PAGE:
Enedina y Eliseo Castillo Castillo, Tocuaro, Michoacán
Enedina and Eliseo Castillo and their family of 14 children are an industry unto themselves. They have all found success as wood carvers - award-winning wood carvers. Enedina also weaves rebozos - a type of shawl worn by Mexican women for centuries. Her rebozos are usually one color and very simple compared to rebozos of other weavings throughout Mexico, however, the knot work at each end can be very elaborate.
Enedina also weaves rebozos - a type of rebozo used by Mexican women for centuries. Her rebozos are normally one color and very simple compared to rebozos of other weavings throughout Mexico, however, the knot work at each end can be very elaborate.
A rebozo is long and flat and can be worn in a variety of ways, usually folded or wrapped around the head and/or upper body for protection from the sun, for warmth and as an accessory to an outfit. It is also used to carry babies and large packages, especially among indigenous women. The origin of the garment is unclear, but most likely derives from the early colonial period, as traditional versions of the garment show indigenous, European and Asian influences.
Traditional rebozos are hand-woven from cotton, wool, silk and rayon in various sizes, but all have some kind of pattern (usually from the ikat method of dyeing) and have bangs, which can be woven with your fingers in intricate designs. The garment is considered part of the Mexican identity and almost every Mexican woman owns at least one. It has been worn by Mexican women such as Frida Kahlo and actress Maria Felix.
Enedina's father taught her to carve wood when she was just a child. She in turn taught her young husband Eliseo and he has taught all their children, initiating them to fish carving in soft pine wood.
Today Eliseo spends most of his time working in light-colored tropical hardwoods to carve portraits of the Virgen de la Salud - a Virgin famous throughout Michoacán for the miraculous healing power attributed to her. He also carves and paints competition-winning masks, which are used in his town's festivities. These complex and artistic creations depict ancient themes with the tails of writhing serpents and demons with sharp, dangerous fangs and fearsome black eyes. The masks are sanded smooth as silk and painted with layer upon layer of colorful paints, then perfectly lacquered to a glossy finish. All of Eliseo's tools are handmade, some specially designed by him and forged in Mexico City or Morelia.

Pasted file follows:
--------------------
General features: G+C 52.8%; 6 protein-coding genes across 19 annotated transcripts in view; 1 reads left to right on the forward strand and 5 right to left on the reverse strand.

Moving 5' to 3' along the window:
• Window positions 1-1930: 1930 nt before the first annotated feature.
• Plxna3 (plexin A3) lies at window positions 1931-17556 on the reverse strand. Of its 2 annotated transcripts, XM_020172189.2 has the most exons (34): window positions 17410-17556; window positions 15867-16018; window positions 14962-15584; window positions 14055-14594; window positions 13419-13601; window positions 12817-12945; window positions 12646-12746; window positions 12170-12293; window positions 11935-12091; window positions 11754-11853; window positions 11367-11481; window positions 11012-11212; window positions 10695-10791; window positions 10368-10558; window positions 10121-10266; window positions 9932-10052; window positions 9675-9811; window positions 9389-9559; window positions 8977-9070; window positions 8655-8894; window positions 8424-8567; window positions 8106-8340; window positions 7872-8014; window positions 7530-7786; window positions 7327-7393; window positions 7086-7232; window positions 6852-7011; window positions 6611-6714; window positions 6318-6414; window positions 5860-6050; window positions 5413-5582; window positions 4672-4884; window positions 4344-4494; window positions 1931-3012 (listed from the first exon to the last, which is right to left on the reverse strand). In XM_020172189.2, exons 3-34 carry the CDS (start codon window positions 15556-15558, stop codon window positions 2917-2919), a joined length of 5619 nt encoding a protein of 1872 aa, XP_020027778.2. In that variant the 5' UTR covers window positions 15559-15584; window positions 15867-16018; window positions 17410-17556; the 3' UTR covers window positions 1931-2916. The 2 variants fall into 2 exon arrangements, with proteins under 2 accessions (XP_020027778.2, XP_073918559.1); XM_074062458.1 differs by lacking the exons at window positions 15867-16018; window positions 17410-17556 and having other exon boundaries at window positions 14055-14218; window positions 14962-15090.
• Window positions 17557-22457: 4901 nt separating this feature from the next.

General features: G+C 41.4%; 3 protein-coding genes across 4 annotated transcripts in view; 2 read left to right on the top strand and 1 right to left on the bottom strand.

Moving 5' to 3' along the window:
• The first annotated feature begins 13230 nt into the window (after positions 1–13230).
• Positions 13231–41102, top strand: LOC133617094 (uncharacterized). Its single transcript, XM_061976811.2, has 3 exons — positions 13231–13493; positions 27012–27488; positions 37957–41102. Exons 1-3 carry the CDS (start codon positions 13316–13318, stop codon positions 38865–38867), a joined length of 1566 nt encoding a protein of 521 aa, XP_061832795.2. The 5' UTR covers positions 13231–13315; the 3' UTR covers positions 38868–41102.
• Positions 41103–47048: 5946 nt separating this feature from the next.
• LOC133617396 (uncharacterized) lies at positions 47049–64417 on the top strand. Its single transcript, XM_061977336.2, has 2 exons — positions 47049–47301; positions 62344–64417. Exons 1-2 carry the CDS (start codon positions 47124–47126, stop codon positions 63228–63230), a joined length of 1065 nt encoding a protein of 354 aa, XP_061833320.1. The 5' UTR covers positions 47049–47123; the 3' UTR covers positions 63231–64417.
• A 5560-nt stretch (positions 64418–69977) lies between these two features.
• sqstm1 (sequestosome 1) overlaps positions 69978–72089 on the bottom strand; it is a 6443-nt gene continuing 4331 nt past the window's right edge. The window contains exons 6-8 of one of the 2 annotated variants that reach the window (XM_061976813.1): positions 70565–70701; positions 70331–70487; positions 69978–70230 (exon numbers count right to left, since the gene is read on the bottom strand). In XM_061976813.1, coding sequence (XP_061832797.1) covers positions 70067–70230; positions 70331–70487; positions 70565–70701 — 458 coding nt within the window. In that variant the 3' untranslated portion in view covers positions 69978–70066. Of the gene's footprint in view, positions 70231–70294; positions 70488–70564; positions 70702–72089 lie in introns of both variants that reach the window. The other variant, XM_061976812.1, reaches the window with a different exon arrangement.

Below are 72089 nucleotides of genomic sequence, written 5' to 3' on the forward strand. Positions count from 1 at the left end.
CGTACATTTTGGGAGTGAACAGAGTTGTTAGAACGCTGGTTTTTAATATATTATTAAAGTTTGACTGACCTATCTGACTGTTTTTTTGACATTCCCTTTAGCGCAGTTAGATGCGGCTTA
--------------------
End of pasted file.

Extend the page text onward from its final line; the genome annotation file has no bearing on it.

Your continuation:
In addition to her work as a sculptor, Enedina makes the costumes for the fiestas that go with masks worn by her children, who dance the ancient stories for the education and delight of the village children. These costumes are brilliant works of art in their own right. Their sequined costumes and Eliseo's masks have appeared in art magazines and the photos are seen all over the world.
The masks are born from indigenous traditions and represent a sample of the cosmic vision of indigenous peoples. In the Purepecha tradition (also called Tarascans), the masks come to life in the dances of the Moors and Christians, the demons, the negritos, the elders, the herders, the hermits, the Maringuias (meaning "men dressed like women") and the Cúrpites (a Purepecha term for "those who gather").
The older sons make fantasy figures called nahuales. These represent spirits. Strangely imaginative creatures, usually having several heads with fangs or tusks and perhaps several tails, they look like animals straight out of a nightmare. Like Elysian masks, they are painted in wild colors and polished to a high gloss.
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